Chronicling the journey of writing

by Veronica Louis

Hillel Quote


Three years ago I left Japan with a heavy heart. I had always told myself that I would return before my visa as a Human Specialist ran out. My re-entry visa expired this February 2014. I wonder if I would have still left Kyoto, if I had known back then that the next time I would once again board a plane would be in three years.

All this to say that, when I returned to Montreal, life happened. Life tends to do that. Finding an apartment, establishing a career as a freelancer, falling in and out of love… All of that “life” stuff happened in the blink of three years.

Now, at 31, I feel like I’ve lived a lifetime between leaving Japan and this present moment. But since change is the only constant in life, I embrace it and welcome it. Tomorrow, I will board a plane bound for Europe where I will have the opportunity to work on an exciting web project while visiting old friends in France, Switzerland and Germany. And for those readers who faithfully followed my solo adventure through India, you will be glad to hear that I will finally be reunited with a couple members of my Hampi family, Eun Sun and Stephen, who live happily together in Berlin. The mere thought of the reunion makes me happy. (more…)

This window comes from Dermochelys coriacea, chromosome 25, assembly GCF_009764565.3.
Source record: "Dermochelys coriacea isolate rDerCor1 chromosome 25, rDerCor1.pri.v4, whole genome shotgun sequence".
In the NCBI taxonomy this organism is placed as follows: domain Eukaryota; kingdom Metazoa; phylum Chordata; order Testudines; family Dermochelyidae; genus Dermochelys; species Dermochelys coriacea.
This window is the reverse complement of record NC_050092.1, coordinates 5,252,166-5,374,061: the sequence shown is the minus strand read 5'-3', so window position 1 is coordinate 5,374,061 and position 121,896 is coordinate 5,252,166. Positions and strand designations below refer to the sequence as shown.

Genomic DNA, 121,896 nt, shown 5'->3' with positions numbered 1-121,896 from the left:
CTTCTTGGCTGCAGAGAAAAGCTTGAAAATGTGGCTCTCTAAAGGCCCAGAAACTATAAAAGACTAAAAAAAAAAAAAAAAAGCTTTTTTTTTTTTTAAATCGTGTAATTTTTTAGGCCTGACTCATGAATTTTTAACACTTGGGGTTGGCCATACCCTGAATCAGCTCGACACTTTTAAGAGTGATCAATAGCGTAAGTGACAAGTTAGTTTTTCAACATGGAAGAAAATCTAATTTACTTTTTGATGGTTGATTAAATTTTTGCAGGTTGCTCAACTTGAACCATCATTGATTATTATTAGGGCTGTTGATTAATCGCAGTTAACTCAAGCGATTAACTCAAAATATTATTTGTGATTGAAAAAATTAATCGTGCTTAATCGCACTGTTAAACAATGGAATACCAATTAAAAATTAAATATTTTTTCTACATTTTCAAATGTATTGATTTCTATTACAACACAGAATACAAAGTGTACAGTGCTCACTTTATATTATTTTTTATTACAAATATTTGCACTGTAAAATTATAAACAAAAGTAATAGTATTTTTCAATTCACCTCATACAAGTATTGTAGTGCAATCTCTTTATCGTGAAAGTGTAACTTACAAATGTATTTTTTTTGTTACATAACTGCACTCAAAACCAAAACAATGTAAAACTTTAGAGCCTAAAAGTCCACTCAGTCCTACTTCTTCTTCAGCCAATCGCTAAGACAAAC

by Veronica Louis

Veronica Louis at 31

Photo: Veronica Louis

Today I turn 31.

Being 30 was a lot about embracing change. At the beginning of the year I was teaching English, in the summer I was writing, by the end of the year I was working full-time at a radio station.